Petersburg Pilot -

Assembly, community to start deciding on local marijuana regs

 


As Petersburg Borough administrators draft a local marijuana ordinance, borough manager Steve Giesbrecht asked questions for the Borough Assembly, and the community, to answer regarding commercial marijuana regulations in the borough.

“What you have also is a list of six questions that we need some guidance on to fill in the blanks on this ordinance before we finalize it enough to bring it back to the assembly for a vote,” Giesbrecht said.

Giesbrecht and other staff have been creating a draft ordinance and found it most helpful to copy and paste from the borough’s alcohol ordinance.

“I actually took our current alcohol ordinance, used that as a base, and made some minor changes to it to add the marijuana things to it,” Giesbrecht said. “It worked much, much better for the attorney and we ended up with something that meets the needs of the borough.”

The six questions, along with a little context, are as follows:

Should the borough have a separate local license for marijuana facilities?

The state currently issues business licenses but there is a local option. The borough currently doesn’t issue business licenses. It does have a sales tax registration for new businesses. Giesbrecht recommended the assembly not require a local business license.

“It’s just an extra level of administration and hassle,” Giesbrecht said.

Should the borough allow a marijuana facility on borough owned property?

This basically means that the borough assembly could ban a person from opening up a marijuana business on land it leases from the borough, including retail, cultivation, manufacture or testing—the four types of permits the state issues. Each permit must be owned by a separate party, meaning an individual couldn’t grow and sell marijuana.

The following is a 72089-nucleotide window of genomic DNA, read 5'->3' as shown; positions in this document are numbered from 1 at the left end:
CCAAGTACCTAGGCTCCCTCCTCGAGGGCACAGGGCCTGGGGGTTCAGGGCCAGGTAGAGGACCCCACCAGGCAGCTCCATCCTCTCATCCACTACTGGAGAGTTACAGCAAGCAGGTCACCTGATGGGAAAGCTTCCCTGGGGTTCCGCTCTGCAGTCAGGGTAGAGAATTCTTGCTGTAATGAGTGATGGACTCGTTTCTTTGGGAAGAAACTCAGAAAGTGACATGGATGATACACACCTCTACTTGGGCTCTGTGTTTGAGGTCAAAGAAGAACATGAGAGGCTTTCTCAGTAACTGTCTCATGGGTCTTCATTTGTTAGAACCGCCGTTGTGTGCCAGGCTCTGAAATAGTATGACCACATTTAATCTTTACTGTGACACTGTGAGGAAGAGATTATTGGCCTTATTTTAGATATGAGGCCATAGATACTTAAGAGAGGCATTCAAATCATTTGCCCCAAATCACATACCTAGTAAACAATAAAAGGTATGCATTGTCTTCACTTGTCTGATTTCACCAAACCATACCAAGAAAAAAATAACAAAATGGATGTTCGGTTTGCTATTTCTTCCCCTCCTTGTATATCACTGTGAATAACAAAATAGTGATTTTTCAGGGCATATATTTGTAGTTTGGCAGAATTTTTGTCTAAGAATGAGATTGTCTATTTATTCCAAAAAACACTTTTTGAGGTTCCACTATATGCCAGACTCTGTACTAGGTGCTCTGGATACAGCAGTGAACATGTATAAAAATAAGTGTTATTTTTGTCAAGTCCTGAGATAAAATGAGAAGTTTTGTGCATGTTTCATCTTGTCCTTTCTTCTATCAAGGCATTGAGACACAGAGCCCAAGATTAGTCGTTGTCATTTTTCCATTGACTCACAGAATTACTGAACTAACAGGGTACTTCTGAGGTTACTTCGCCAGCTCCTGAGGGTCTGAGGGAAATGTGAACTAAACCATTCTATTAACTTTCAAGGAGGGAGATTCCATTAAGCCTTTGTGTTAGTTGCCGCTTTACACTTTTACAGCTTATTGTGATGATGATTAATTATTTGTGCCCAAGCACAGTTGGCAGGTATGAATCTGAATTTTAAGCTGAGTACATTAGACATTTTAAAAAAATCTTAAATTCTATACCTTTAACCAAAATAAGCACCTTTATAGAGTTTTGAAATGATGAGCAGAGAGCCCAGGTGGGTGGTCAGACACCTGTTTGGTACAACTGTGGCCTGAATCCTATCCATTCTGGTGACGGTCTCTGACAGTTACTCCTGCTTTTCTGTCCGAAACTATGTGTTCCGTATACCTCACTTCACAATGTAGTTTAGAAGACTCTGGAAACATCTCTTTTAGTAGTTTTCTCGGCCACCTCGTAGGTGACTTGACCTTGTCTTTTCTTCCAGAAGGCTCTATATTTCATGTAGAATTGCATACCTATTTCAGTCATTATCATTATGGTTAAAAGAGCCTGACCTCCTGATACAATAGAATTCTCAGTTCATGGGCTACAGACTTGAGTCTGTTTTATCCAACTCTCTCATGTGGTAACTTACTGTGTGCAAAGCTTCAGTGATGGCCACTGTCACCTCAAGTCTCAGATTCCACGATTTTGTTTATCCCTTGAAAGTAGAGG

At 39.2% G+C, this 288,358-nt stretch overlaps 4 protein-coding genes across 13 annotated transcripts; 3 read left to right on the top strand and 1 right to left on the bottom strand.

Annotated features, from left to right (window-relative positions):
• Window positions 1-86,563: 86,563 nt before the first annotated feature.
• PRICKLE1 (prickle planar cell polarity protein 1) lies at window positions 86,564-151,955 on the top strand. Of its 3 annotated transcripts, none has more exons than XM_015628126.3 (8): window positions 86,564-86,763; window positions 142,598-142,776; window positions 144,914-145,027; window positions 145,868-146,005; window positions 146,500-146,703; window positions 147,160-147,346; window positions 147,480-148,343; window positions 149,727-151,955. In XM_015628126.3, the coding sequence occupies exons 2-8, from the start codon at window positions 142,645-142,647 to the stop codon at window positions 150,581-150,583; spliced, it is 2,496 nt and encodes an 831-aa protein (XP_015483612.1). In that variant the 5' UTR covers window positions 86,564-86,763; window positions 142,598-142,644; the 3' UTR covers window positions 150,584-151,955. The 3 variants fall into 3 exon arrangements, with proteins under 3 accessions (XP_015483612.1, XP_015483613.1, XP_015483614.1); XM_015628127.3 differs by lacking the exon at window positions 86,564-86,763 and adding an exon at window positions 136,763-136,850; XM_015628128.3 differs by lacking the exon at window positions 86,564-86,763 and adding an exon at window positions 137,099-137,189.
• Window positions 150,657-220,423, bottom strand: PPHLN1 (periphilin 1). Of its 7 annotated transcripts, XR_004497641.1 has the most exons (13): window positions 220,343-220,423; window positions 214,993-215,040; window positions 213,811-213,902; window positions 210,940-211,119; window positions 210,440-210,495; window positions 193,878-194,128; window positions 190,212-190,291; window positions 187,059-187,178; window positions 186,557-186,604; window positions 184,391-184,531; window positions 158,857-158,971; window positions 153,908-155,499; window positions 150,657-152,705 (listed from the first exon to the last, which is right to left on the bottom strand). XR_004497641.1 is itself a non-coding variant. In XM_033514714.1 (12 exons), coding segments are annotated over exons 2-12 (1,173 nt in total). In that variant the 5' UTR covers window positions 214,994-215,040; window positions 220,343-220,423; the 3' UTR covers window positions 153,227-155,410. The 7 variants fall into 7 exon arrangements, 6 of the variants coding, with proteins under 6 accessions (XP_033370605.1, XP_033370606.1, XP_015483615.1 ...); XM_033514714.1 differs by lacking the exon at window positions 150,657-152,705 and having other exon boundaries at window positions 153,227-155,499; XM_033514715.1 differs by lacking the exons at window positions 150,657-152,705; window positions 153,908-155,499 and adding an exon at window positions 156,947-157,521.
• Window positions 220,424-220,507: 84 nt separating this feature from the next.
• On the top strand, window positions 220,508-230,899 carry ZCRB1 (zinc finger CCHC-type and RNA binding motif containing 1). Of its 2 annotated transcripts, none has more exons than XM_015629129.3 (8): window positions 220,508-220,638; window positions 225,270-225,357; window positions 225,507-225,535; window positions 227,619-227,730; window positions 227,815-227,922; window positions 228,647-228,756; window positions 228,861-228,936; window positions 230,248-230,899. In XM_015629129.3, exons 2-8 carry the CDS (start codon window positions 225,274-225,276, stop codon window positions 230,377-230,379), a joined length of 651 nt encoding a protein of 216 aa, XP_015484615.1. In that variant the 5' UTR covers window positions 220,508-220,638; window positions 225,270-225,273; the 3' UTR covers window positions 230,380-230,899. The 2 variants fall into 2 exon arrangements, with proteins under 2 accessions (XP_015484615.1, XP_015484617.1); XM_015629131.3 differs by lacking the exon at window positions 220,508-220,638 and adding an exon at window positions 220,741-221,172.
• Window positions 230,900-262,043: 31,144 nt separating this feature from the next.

Should the borough allow onsite use of marijuana at a retail location?

State regulations allow the consumption of marijuana in retail locations, but like anything related to state statutes and regulations, local municipalities can choose to be more restrictive.

Should the borough limit the hours of operation for a retail marijuana store?

State statute requires retail marijuana establishments to be closed from 5 a.m. to 8 a.m. The borough could require closing times more in line with local bars, which is from 2 a.m. to 8 a.m. on weekdays and 3 a.m. to noon on Sundays.

Should the borough set a maximum number of permits within the community?

The state, like Colorado and Washington, hasn’t set a maximum of any type of marijuana permits.

“It comes down to the question of if you want to let free enterprise run and allow the state to sell as many permits as they want or does the Borough Assembly want to say ‘we’re only going to allow one retail permit or one manufacture permit or something like that,” Giesbrecht said.

Should the borough restrict any one of the four types of locations associated with marijuana business?

Simply put, if the Borough Assembly restricted one type of permit, it could be tough for a local industry as a whole to succeed.

The Borough Assembly also voted for itself to become the Local Marijuana Regulatory Authority but, according to Giesbrecht, the body won’t see much action.

“You probably won’t have to do anything,” Giesbrecht said. “This is set up that if somebody applies to the state and does not get an answer in a timely fashion they then can apply to the local, whoever the committee is, and say ‘hey will you grant my permit?’”

The borough also needs to have an authority set up to receive any potential marijuana tax revenue, should the state decide to engage in revenue sharing. The assembly also has the option to create an excise tax, similar to the extra tax on tobacco, on marijuana products.

Borough Assembly members Eric Castro and Jeigh Stanton Gregor, along with Petersburg Police Chief Kelly Swihart are headed to Wrangell on March 1 to learn more about and ask questions of state regulations during a public meeting with Alcohol and Marijuana Control Office Director Cynthia Franklin.

The assembly will likely begin the process of approving a marijuana ordinance in March.

Individuals can also view these questions and provide feedback on the borough’s website.

 

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